18

I have two HashMaps and want to compute the intersection of the keys. Is it possible to construct a HashSet out of whatever HashMap::keys() returns? For example:

use std::collections::{HashSet, HashMap};

fn main() {
    let mut map1: HashMap<i64, i64> = HashMap::new();
    let mut map2: HashMap<i64, i64> = HashMap::new();

    // Add some values into the HashMaps for demonstration
    map1.insert(1, 10);
    map1.insert(5, 50);
    map2.insert(3, 30);
    map2.insert(5, 50);

    let set1: HashSet<i64> = HashSet::from(map1.keys());  // How to do this?
    let set2: HashSet<i64> = HashSet::from(map2.keys());  // How to do this?

    let set3 = set1.intersection(&set2); // What I'm looking to accomplish
    // set3 should contain [5], as this is the one key shared by the two HashMaps
}
2
  • 2
    Are you looking for an efficient solution, or for a simple solution? Commented Dec 3, 2019 at 12:04
  • 1
    I'm trying to learn more about the language, so I'd love both an elegant but maybe slow solution and an example of a fast solution. Commented Dec 4, 2019 at 9:26

2 Answers 2

16

The simple solution

Your code only needs a few tweaks to actually compile (see Playground):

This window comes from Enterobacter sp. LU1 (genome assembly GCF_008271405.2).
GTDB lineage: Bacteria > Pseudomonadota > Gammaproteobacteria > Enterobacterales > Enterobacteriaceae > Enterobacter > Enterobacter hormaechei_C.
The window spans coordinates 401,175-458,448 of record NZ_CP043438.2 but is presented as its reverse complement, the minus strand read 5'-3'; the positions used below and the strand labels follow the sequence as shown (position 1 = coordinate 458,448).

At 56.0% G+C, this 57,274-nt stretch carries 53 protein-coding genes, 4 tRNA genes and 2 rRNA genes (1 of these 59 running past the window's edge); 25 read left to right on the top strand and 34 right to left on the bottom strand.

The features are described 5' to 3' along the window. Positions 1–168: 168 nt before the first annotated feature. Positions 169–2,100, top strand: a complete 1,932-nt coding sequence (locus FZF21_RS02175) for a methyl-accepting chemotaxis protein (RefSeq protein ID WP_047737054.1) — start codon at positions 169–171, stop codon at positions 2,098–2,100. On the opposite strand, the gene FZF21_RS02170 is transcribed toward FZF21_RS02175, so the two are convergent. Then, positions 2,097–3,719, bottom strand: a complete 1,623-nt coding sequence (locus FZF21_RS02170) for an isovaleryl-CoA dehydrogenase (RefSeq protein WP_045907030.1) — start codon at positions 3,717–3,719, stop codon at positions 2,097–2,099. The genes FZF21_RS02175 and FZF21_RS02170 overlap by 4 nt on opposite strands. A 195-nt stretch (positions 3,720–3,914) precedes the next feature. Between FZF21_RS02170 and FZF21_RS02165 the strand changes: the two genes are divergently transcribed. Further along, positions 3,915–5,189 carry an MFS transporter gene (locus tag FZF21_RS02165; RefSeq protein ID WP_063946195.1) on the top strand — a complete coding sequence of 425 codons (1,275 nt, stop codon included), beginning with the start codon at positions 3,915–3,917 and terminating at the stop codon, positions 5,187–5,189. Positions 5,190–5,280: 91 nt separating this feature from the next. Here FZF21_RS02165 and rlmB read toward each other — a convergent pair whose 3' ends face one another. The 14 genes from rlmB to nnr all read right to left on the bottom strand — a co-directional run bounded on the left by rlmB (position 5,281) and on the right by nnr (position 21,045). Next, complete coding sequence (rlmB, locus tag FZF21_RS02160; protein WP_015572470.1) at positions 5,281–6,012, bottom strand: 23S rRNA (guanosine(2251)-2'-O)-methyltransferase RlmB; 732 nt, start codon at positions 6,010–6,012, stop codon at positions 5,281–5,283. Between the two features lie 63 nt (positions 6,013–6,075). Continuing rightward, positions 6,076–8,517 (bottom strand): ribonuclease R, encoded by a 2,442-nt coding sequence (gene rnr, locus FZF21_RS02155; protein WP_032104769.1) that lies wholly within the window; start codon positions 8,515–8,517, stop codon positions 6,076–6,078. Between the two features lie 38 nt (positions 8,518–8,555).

use std::collections::{HashSet, HashMap};

fn main() {
    let mut map1 = HashMap::new();
    let mut map2 = HashMap::new();

    // Add some values into the HashMaps for demonstration
    map1.insert(1, 10);
    map1.insert(5, 50);
    map2.insert(3, 30);
    map2.insert(5, 50);

    let set1: HashSet<i64> = map1.keys().cloned().collect();
    let set2: HashSet<i64> = map2.keys().cloned().collect();

    let set3 = set1.intersection(&set2);
    println!("{:?}", set3);
}

In particular, note map1.keys().cloned().collect():

  • HashMap<K, V>::keys() returns an Iterator<Item = &'a K>,
  • .cloned() transforms that to an Iterator<Item = K>,
  • .collect() builds a collection from that, since HashSet implements the FromIterator trait.

However, this is not very efficient:

  • Complexity wise: O(map1.size() + map2.size()).
  • Memory wise: potentially large allocations.

The efficient solution

Implement intersection directly on the keys of HashMap.

4
  • "lots of allocations" - only two extra allocations. HashMap::keys() returns an ExactSizeIterator, so the collector can allocate the HashSet in one step.
    – Peter Hall
    Commented Dec 3, 2019 at 12:39
  • @PeterHall: Rephrased, it's not the number the problem, it's the size of them. Commented Dec 3, 2019 at 12:52
  • What does &'a K stand for? Some sort of reference to an item of type K? Commented Dec 4, 2019 at 9:29
  • 1
    @MarijnvanVliet: Yes, an immutable reference to a key of the hash map. Commented Dec 4, 2019 at 10:21
7

You just need to collect into the HashSet:

let set1: HashSet<i64> = map1.keys().copied().collect(); 
let set2: HashSet<i64> = map2.keys().copied().collect();

Using copied() will dereference the keys and copy them, since you want a HashSet<i64> not a HashSet<&i64>

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